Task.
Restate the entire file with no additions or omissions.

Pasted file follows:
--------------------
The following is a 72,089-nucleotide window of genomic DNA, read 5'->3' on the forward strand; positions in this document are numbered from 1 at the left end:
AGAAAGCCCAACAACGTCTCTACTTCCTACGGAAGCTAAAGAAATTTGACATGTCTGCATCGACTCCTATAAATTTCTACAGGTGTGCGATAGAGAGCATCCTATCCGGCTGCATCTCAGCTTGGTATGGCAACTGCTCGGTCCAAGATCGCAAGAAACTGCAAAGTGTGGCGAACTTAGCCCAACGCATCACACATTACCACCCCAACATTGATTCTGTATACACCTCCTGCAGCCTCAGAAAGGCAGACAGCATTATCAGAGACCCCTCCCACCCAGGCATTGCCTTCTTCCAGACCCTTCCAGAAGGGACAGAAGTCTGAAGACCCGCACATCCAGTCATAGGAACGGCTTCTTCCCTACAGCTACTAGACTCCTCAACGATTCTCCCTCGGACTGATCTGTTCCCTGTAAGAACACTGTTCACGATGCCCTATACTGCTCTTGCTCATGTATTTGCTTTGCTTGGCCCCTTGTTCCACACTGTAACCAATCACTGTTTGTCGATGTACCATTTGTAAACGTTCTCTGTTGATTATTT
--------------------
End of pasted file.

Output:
The following is a 72,089-nucleotide window of genomic DNA, read 5'->3' on the forward strand; positions in this document are numbered from 1 at the left end:
AGAAAGCCCAACAACGTCTCTACTTCCTACGGAAGCTAAAGAAATTTGACATGTCTGCATCGACTCCTATAAATTTCTACAGGTGTGCGATAGAGAGCATCCTATCCGGCTGCATCTCAGCTTGGTATGGCAACTGCTCGGTCCAAGATCGCAAGAAACTGCAAAGTGTGGCGAACTTAGCCCAACGCATCACACATTACCACCCCAACATTGATTCTGTATACACCTCCTGCAGCCTCAGAAAGGCAGACAGCATTATCAGAGACCCCTCCCACCCAGGCATTGCCTTCTTCCAGACCCTTCCAGAAGGGACAGAAGTCTGAAGACCCGCACATCCAGTCATAGGAACGGCTTCTTCCCTACAGCTACTAGACTCCTCAACGATTCTCCCTCGGACTGATCTGTTCCCTGTAAGAACACTGTTCACGATGCCCTATACTGCTCTTGCTCATGTATTTGCTTTGCTTGGCCCCTTGTTCCACACTGTAACCAATCACTGTTTGTCGATGTACCATTTGTAAACGTTCTCTGTTGATTATTT